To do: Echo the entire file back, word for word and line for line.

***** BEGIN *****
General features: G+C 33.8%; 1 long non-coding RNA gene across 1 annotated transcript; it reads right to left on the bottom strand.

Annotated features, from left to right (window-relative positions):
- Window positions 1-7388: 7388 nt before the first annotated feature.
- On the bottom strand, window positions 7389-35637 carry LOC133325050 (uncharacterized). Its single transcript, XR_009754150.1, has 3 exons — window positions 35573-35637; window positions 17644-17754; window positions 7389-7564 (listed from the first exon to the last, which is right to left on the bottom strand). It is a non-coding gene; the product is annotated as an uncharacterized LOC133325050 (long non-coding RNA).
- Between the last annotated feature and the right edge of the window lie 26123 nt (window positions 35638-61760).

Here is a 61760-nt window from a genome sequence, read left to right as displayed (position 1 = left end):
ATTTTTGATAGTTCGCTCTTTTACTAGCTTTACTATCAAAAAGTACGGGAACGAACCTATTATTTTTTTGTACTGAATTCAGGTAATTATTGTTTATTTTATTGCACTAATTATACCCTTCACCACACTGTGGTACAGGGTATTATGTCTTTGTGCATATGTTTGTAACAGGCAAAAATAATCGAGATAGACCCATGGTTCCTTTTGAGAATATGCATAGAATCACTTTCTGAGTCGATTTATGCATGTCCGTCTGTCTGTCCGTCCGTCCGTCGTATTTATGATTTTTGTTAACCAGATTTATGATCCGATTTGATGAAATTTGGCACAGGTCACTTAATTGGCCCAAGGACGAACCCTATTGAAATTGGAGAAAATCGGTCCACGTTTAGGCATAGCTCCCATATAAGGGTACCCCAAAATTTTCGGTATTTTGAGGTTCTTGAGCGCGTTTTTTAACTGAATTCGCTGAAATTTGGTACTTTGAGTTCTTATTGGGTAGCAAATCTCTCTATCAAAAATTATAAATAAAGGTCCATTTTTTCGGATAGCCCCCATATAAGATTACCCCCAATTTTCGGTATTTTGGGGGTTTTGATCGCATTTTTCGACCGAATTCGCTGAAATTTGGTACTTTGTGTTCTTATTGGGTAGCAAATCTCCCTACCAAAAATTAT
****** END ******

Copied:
General features: G+C 33.8%; 1 long non-coding RNA gene across 1 annotated transcript; it reads right to left on the bottom strand.

Annotated features, from left to right (window-relative positions):
- Window positions 1-7388: 7388 nt before the first annotated feature.
- On the bottom strand, window positions 7389-35637 carry LOC133325050 (uncharacterized). Its single transcript, XR_009754150.1, has 3 exons — window positions 35573-35637; window positions 17644-17754; window positions 7389-7564 (listed from the first exon to the last, which is right to left on the bottom strand). It is a non-coding gene; the product is annotated as an uncharacterized LOC133325050 (long non-coding RNA).
- Between the last annotated feature and the right edge of the window lie 26123 nt (window positions 35638-61760).

Here is a 61760-nt window from a genome sequence, read left to right as displayed (position 1 = left end):
ATTTTTGATAGTTCGCTCTTTTACTAGCTTTACTATCAAAAAGTACGGGAACGAACCTATTATTTTTTTGTACTGAATTCAGGTAATTATTGTTTATTTTATTGCACTAATTATACCCTTCACCACACTGTGGTACAGGGTATTATGTCTTTGTGCATATGTTTGTAACAGGCAAAAATAATCGAGATAGACCCATGGTTCCTTTTGAGAATATGCATAGAATCACTTTCTGAGTCGATTTATGCATGTCCGTCTGTCTGTCCGTCCGTCCGTCGTATTTATGATTTTTGTTAACCAGATTTATGATCCGATTTGATGAAATTTGGCACAGGTCACTTAATTGGCCCAAGGACGAACCCTATTGAAATTGGAGAAAATCGGTCCACGTTTAGGCATAGCTCCCATATAAGGGTACCCCAAAATTTTCGGTATTTTGAGGTTCTTGAGCGCGTTTTTTAACTGAATTCGCTGAAATTTGGTACTTTGAGTTCTTATTGGGTAGCAAATCTCTCTATCAAAAATTATAAATAAAGGTCCATTTTTTCGGATAGCCCCCATATAAGATTACCCCCAATTTTCGGTATTTTGGGGGTTTTGATCGCATTTTTCGACCGAATTCGCTGAAATTTGGTACTTTGTGTTCTTATTGGGTAGCAAATCTCCCTACCAAAAATTAT